Theme park news and notes: More InBev rumors
Published: January 17, 2009 at 12:55 AM
Thanks to Theme Park Insider reader James Rao for the tip.
A story in the Financial Times is stirring up more uncertainty about the fate of the Busch theme parks.
Bidders are lining up to participate in the sale of more than $7bn worth of assets that are being prepared to go under the auctioneer's hammer in the wake of InBev's $52bn takeover of Anheuser-Busch, the brewer of Budweiser.
Busch Entertainment, the group's theme park business, which owns SeaWorld Orlando, is expected to be one of the first business units put up for sale with a possible price of up to $4bn.
Potential bidders include Merlin Entertainments, the Blackstone-owned theme park group whose assets include Madame Tussauds and Legoland.
Possible strategic bidders include media group Walt Disney, the world's biggest operator of theme parks, and Universal Studios, which is majority-owned by the US television and film business, NBC Universal.
Six Flags, which owns 20 theme parks in the US, Mexico and Canada, is also expected to ask for the sales memorandum.
Before you freak out over the prospect of "Six Flags Williamsburg," let's break down the story and see what it really says.
First, there's no timeline for when the BEC parks will go to auction. The story says that InBev has until November before it must make a payment on the bridge loan it secured in anticipation of getting money from selling selected Busch assets, such as the theme parks.
Second, requesting a "sales memorandum" isn't the same thing as making a bid. Every competitor will request a sales memorandum. Why? Because they can contain loads of juicy information about a company that previously might have been known only to insiders, including sales, expense, profit and loss figures. You'd have to be an idiot not to request one when a competitor goes on the block, even if you have no intention of bidding for it.
Third, and here's the biggie: InBev "could also opt to spin off Busch Entertainment via a demerger if it does not achieve the price it is looking for through an outright sale" (between $2 billion - $4 billion).
What the heck is a "demerger"? In short, it means that BEC would be split from InBev, with InBev shareholders getting shares in BEC. With the $400-million Hard Rock Park failing to earn even a $35-million minimum bid in bankruptcy court, there's not much solid recent pricing information about theme parks to guide a bid for BEC. Perhaps the demerger could be the way this goes. The silver lining? Maybe the Busch family isn't out of the picture yet.
I'm off to Hawaii for a week. Look for lots of warm-weather pictures in Tuesday's "park visit" report, as well as the regular TPI updates, posted from the home state of our incoming U.S. President.
Published: January 17, 2009 at 1:29 AM
Thanks for the thorough explanation, Robert, but it was too late, I had already freaked out over the idea of SF Williamsburg! Ugh, nothing could be worse. Nothing.
Now, Disney's Williamsburg Kingdom.....I like the sound of that.
Universal Studios Tampa?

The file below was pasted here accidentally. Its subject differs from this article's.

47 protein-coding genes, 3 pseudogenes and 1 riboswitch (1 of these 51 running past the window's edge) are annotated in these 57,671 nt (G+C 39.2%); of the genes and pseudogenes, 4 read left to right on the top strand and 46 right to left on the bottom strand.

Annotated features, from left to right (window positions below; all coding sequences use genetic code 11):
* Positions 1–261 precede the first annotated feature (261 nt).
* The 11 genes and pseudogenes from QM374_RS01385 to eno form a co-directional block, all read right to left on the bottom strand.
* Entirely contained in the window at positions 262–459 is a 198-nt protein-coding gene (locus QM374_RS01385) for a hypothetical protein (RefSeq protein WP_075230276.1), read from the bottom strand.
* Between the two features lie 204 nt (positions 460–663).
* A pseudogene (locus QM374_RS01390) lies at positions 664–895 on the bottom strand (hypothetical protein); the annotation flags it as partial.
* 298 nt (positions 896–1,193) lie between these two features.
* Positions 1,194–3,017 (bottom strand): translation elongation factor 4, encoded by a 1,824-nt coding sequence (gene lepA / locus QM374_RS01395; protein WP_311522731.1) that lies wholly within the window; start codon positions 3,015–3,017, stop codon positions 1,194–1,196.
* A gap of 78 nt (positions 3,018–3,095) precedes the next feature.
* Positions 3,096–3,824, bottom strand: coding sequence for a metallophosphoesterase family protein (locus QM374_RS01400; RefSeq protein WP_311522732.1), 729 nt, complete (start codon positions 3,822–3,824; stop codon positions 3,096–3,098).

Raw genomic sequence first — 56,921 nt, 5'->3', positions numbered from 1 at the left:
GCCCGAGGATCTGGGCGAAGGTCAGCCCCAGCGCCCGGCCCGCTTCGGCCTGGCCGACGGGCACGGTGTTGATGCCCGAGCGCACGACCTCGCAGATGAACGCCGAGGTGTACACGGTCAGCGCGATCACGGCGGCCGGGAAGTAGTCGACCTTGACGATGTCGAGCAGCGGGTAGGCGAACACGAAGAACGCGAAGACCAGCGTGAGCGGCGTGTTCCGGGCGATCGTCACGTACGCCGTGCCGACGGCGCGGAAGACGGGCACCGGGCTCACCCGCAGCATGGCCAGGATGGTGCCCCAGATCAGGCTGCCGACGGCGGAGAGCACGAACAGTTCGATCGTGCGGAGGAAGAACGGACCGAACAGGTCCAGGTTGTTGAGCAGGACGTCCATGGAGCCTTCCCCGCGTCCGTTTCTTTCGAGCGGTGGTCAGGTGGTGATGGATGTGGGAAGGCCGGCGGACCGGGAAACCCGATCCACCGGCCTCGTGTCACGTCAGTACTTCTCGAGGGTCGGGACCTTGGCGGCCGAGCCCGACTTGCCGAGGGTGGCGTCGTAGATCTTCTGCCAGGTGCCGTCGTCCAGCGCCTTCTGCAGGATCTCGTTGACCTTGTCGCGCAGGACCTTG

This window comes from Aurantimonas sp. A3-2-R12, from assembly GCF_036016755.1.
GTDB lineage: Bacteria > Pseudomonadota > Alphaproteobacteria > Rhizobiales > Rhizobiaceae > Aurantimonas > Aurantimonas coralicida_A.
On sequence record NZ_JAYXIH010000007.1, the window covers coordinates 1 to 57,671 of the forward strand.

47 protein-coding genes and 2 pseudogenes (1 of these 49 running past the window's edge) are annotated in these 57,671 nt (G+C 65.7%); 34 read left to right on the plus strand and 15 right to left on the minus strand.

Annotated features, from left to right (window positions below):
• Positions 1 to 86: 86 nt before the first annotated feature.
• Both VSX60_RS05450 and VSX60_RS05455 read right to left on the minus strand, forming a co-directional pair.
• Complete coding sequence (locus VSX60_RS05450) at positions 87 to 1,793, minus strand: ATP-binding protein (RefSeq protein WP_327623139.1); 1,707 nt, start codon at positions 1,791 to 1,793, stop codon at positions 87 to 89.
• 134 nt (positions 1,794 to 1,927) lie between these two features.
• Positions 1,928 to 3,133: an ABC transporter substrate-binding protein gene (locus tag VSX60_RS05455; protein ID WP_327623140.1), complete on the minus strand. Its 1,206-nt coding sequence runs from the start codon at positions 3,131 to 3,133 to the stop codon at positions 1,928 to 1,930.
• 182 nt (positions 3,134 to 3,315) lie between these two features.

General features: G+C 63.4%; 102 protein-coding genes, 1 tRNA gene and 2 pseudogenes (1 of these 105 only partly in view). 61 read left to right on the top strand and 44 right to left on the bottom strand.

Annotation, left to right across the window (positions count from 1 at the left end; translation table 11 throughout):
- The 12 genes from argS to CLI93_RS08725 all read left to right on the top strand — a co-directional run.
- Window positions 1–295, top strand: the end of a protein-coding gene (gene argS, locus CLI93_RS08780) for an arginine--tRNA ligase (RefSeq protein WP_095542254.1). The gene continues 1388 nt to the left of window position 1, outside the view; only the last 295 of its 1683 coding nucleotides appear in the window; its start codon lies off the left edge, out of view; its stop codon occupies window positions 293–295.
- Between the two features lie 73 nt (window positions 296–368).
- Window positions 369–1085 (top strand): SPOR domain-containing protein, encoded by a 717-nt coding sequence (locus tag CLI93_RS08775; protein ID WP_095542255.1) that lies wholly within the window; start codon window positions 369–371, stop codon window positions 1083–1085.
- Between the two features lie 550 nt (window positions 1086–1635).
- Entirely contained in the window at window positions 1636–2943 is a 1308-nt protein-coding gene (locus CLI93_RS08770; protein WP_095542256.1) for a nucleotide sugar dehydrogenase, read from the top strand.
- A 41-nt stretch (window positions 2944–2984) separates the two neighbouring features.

Ahhh....I am feeling much better already.
Have fun in Hawaii!
Published: January 17, 2009 at 7:37 AM
Have fun on your trip Robert!...My take is the demerger, First Busch has many, many things going on with saving sea life, and preservation, etc...And also i belive gets grants for much of there work. And to detangle the red tape might be more then a lotta Copanies may want to get involved with..So my votes going to the spin off...And all the properties remain "Busch Entertainment"...
Published: January 17, 2009 at 10:23 AM
Nah, it will be all good for SWO and BG's. Didn't Universal Studios have this problem a few years back when moving to GE? I also do not think Six Flags will be able to afford those giant and pricy parks, but think about this: Six Flags and Disney, as far as I know, are the only other two that have had experience handling a "Zoo". I think Busch Theme Parks will more or less stay the same or go for top dollar. Though it is scary if Universal or Disney get it in FL. Talk about a monopoly!
Published: January 17, 2009 at 10:38 AM
Hawaii...you dirty rat. It's minus 12 in Ohio.
James, I think you dream sir. I really don't see either Disney or Universal jumping in here. Disney probably won't like the weather in Williamsburg, and I'm sure they and Universal would rather BGT close than remain open. While that probably won't happen, it just doesn't make a whole lot of sense for either of them to buy the Tampa park, unless they buy it, strip it, and close it. I wouldn't worry too much about Six Flags. Banks aren't loaning much money these days, especially to a company with their debt and financial condition. I do look for them to do very well this year. Staycations are in right now, as evidenced by the almost 10% attendance increase at the Cedar Fair parks this year.
As for the bidding. I would guess that Inbev will hold out on selling either as long as they can until economic conditions improve. The failure of Hard Rock to sell for a bag of marbles is evidence that companies either are scared to death of the economy, or they can't get the money.
Here's something to think about though. The pending sale of the Busch parks could be the very reason that Hard Rock didn't sell. Some of those companies were reported to be in the mix for Hard Rock, but obviously the Busch Parks would be the bigger prize, especially if they could get the kind of discount that Hard Rock was selling for. Maybe these companies were holding back on their bids because they knew this was coming and they wanted all the leverage they could get for the InBev sale. I still think that these companies are foolish for not scooping up Hard Rock at 9 cents on the dollar, but it would be an explanation as to why they didn't. Not a good one mind you, but one nonetheless.